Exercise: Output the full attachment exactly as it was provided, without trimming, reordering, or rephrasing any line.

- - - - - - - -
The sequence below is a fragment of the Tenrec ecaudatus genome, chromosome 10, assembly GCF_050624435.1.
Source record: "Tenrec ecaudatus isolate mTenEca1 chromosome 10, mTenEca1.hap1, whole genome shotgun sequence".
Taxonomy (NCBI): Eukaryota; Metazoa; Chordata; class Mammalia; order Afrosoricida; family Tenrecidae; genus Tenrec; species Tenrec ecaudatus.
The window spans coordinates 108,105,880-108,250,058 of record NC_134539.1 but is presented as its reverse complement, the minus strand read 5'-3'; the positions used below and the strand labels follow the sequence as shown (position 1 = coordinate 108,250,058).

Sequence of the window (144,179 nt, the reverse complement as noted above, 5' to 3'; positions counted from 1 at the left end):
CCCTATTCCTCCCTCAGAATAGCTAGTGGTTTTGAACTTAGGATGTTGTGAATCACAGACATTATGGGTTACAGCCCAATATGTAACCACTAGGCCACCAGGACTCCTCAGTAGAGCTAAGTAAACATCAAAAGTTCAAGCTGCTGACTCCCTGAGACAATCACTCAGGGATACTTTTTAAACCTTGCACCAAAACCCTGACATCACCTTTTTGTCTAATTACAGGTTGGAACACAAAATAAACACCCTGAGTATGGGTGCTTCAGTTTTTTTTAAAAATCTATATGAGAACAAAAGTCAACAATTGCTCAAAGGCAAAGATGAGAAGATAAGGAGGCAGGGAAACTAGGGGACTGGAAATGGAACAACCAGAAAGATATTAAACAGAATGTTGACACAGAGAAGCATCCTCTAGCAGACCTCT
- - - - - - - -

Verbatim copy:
The sequence below is a fragment of the Tenrec ecaudatus genome, chromosome 10, assembly GCF_050624435.1.
Source record: "Tenrec ecaudatus isolate mTenEca1 chromosome 10, mTenEca1.hap1, whole genome shotgun sequence".
Taxonomy (NCBI): Eukaryota; Metazoa; Chordata; class Mammalia; order Afrosoricida; family Tenrecidae; genus Tenrec; species Tenrec ecaudatus.
The window spans coordinates 108,105,880-108,250,058 of record NC_134539.1 but is presented as its reverse complement, the minus strand read 5'-3'; the positions used below and the strand labels follow the sequence as shown (position 1 = coordinate 108,250,058).

Sequence of the window (144,179 nt, the reverse complement as noted above, 5' to 3'; positions counted from 1 at the left end):
CCCTATTCCTCCCTCAGAATAGCTAGTGGTTTTGAACTTAGGATGTTGTGAATCACAGACATTATGGGTTACAGCCCAATATGTAACCACTAGGCCACCAGGACTCCTCAGTAGAGCTAAGTAAACATCAAAAGTTCAAGCTGCTGACTCCCTGAGACAATCACTCAGGGATACTTTTTAAACCTTGCACCAAAACCCTGACATCACCTTTTTGTCTAATTACAGGTTGGAACACAAAATAAACACCCTGAGTATGGGTGCTTCAGTTTTTTTTAAAAATCTATATGAGAACAAAAGTCAACAATTGCTCAAAGGCAAAGATGAGAAGATAAGGAGGCAGGGAAACTAGGGGACTGGAAATGGAACAACCAGAAAGATATTAAACAGAATGTTGACACAGAGAAGCATCCTCTAGCAGACCTCT